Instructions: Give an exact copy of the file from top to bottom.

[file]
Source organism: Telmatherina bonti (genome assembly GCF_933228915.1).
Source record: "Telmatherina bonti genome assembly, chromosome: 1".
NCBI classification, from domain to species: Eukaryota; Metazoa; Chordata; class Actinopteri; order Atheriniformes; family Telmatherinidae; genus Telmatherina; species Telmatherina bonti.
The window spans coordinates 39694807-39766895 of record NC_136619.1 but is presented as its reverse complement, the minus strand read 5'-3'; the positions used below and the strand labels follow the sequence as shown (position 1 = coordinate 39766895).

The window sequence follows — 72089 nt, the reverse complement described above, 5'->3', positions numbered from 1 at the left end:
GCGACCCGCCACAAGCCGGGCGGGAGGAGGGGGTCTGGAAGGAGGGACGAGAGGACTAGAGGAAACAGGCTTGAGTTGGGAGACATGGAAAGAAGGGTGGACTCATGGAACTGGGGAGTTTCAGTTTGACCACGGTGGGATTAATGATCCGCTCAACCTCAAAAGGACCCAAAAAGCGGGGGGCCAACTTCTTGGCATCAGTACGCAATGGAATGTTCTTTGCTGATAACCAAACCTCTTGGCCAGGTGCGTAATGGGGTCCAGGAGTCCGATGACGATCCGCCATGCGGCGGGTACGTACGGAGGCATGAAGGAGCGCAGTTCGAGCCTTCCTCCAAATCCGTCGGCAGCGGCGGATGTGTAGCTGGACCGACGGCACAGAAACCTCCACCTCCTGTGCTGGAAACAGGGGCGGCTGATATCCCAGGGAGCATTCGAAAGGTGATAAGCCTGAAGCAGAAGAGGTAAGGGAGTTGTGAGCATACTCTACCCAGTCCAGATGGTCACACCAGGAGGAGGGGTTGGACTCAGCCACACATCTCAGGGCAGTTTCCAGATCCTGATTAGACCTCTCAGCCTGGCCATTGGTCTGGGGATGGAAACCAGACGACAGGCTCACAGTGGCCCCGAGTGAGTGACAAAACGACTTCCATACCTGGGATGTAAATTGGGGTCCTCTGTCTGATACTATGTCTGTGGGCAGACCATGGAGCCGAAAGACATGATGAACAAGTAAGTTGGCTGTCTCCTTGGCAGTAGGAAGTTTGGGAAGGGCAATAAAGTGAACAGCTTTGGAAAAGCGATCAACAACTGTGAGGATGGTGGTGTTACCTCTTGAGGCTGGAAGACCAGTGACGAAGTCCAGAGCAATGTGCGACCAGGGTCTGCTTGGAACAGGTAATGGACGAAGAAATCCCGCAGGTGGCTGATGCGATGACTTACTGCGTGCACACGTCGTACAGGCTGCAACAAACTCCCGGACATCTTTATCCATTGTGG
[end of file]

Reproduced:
Source organism: Telmatherina bonti (genome assembly GCF_933228915.1).
Source record: "Telmatherina bonti genome assembly, chromosome: 1".
NCBI classification, from domain to species: Eukaryota; Metazoa; Chordata; class Actinopteri; order Atheriniformes; family Telmatherinidae; genus Telmatherina; species Telmatherina bonti.
The window spans coordinates 39694807-39766895 of record NC_136619.1 but is presented as its reverse complement, the minus strand read 5'-3'; the positions used below and the strand labels follow the sequence as shown (position 1 = coordinate 39766895).

The window sequence follows — 72089 nt, the reverse complement described above, 5'->3', positions numbered from 1 at the left end:
GCGACCCGCCACAAGCCGGGCGGGAGGAGGGGGTCTGGAAGGAGGGACGAGAGGACTAGAGGAAACAGGCTTGAGTTGGGAGACATGGAAAGAAGGGTGGACTCATGGAACTGGGGAGTTTCAGTTTGACCACGGTGGGATTAATGATCCGCTCAACCTCAAAAGGACCCAAAAAGCGGGGGGCCAACTTCTTGGCATCAGTACGCAATGGAATGTTCTTTGCTGATAACCAAACCTCTTGGCCAGGTGCGTAATGGGGTCCAGGAGTCCGATGACGATCCGCCATGCGGCGGGTACGTACGGAGGCATGAAGGAGCGCAGTTCGAGCCTTCCTCCAAATCCGTCGGCAGCGGCGGATGTGTAGCTGGACCGACGGCACAGAAACCTCCACCTCCTGTGCTGGAAACAGGGGCGGCTGATATCCCAGGGAGCATTCGAAAGGTGATAAGCCTGAAGCAGAAGAGGTAAGGGAGTTGTGAGCATACTCTACCCAGTCCAGATGGTCACACCAGGAGGAGGGGTTGGACTCAGCCACACATCTCAGGGCAGTTTCCAGATCCTGATTAGACCTCTCAGCCTGGCCATTGGTCTGGGGATGGAAACCAGACGACAGGCTCACAGTGGCCCCGAGTGAGTGACAAAACGACTTCCATACCTGGGATGTAAATTGGGGTCCTCTGTCTGATACTATGTCTGTGGGCAGACCATGGAGCCGAAAGACATGATGAACAAGTAAGTTGGCTGTCTCCTTGGCAGTAGGAAGTTTGGGAAGGGCAATAAAGTGAACAGCTTTGGAAAAGCGATCAACAACTGTGAGGATGGTGGTGTTACCTCTTGAGGCTGGAAGACCAGTGACGAAGTCCAGAGCAATGTGCGACCAGGGTCTGCTTGGAACAGGTAATGGACGAAGAAATCCCGCAGGTGGCTGATGCGATGACTTACTGCGTGCACACGTCGTACAGGCTGCAACAAACTCCCGGACATCTTTATCCATTGTGG